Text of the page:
Chet C. Sherwood

The George Washington University


Primary Section: 51, Anthropology
Secondary Section: 28, Systems Neuroscience
Membership Type: Member (elected 2021)

Biosketch

Chet Sherwood is a biological anthropologist and neuroscientist who studies brain evolution in primates and other mammals. His research investigates how brains differ among species and how this variation is correlated with behavior, shaped by the rules of developmental biology, impacted by experience, and encoded in the genome. Sherwood was born and grew up in Los Angeles, California. He graduated from Columbia University with a bachelor’s degree in philosophy and anthropology, then attended New York University for a master’s degree in education, and afterwards completed his Ph.D. in anthropology at Columbia University in 2003. He was an assistant professor at Kent State University before joining the faculty of The George Washington University in the Department of Anthropology in 2006. His research has been supported by the National Science Foundation, National Institutes of Health, The Wenner-Gren Foundation, and The Leakey Foundation. He was a recipient of a James S. McDonnell Foundation Scholar Award in 2012. He currently co-directs the National Chimpanzee Brain Resource and the Great Ape Neuroscience Project.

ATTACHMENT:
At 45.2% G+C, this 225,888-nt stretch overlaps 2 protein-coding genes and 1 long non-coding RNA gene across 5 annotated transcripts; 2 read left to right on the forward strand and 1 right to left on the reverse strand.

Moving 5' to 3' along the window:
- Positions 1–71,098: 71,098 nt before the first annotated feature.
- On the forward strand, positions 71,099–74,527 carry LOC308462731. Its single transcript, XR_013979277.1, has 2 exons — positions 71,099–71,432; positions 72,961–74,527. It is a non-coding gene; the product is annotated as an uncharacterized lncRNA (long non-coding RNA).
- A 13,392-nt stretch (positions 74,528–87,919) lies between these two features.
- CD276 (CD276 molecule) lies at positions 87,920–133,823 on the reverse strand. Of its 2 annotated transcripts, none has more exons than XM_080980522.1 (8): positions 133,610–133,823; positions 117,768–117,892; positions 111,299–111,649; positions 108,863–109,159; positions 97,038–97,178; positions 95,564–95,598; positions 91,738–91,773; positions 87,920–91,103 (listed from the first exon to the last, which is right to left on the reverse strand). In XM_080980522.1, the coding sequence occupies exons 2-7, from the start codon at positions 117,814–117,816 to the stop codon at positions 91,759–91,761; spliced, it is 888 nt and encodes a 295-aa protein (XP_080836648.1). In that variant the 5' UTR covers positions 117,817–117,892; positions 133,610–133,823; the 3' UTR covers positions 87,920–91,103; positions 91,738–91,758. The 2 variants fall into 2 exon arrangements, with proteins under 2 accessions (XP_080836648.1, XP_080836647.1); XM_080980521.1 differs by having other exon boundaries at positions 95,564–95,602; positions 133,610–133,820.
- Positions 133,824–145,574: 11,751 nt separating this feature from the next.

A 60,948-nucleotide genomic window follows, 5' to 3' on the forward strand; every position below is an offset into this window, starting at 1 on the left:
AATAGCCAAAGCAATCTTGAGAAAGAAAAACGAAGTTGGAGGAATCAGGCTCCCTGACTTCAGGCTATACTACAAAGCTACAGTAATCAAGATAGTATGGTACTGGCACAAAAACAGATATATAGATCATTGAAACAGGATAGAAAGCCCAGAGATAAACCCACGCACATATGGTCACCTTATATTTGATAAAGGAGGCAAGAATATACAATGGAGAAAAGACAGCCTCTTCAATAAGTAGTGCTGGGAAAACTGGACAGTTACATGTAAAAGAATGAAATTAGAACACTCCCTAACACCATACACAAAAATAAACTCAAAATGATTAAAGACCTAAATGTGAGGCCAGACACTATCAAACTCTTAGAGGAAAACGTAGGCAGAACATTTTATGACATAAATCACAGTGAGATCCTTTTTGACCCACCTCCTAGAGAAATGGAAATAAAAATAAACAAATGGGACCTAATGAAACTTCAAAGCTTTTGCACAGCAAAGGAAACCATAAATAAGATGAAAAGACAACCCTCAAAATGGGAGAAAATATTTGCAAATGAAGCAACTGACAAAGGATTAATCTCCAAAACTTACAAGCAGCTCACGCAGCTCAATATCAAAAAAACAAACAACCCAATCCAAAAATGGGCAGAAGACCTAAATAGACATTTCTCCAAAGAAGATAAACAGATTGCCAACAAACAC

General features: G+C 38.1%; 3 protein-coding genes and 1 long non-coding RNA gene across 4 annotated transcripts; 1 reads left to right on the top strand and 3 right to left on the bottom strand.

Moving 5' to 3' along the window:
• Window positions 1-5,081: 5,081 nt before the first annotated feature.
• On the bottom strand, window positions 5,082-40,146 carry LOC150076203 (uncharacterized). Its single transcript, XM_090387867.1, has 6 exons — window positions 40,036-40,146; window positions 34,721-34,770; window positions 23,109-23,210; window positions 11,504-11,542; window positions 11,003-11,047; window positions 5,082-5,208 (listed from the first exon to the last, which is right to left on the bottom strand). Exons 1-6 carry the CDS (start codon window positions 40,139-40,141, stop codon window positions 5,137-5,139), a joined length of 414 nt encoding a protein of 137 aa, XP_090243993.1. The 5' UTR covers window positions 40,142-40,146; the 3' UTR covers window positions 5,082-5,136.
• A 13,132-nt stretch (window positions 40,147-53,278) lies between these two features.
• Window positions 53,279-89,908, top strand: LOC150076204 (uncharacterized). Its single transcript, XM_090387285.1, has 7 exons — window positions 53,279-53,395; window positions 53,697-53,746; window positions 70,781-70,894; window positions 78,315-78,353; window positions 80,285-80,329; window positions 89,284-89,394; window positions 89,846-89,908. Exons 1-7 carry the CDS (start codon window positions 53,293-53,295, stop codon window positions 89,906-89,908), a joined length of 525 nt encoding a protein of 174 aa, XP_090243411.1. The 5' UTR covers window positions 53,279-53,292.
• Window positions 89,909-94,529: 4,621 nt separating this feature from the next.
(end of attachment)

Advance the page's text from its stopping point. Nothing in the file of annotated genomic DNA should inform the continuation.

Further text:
Research Interests

Chet Sherwood's laboratory and collaborators study the evolution of brain structure and molecular biology. The research focuses on comparative investigations of brains from a wide diversity of mammal species to make discoveries about the evolution of behavior, communication abilities, cognition, vulnerability to neurodegenerative illnesses, and more. In particular, his research has compared the neuroanatomy, gene expression, epigenetic regulation, cell type composition, and neurotransmitter innervation patterns of the human brain to that of our closest living relatives, the great apes (chimpanzees, bonobos, gorillas, and orangutans) and other primates. The lab also studies brain structure changes across the lifespan among primate species. This research has helped to clarify how the pace of neurodevelopment influences social cognition and behavioral flexibility.

Powered by Blackbaud
nonprofit software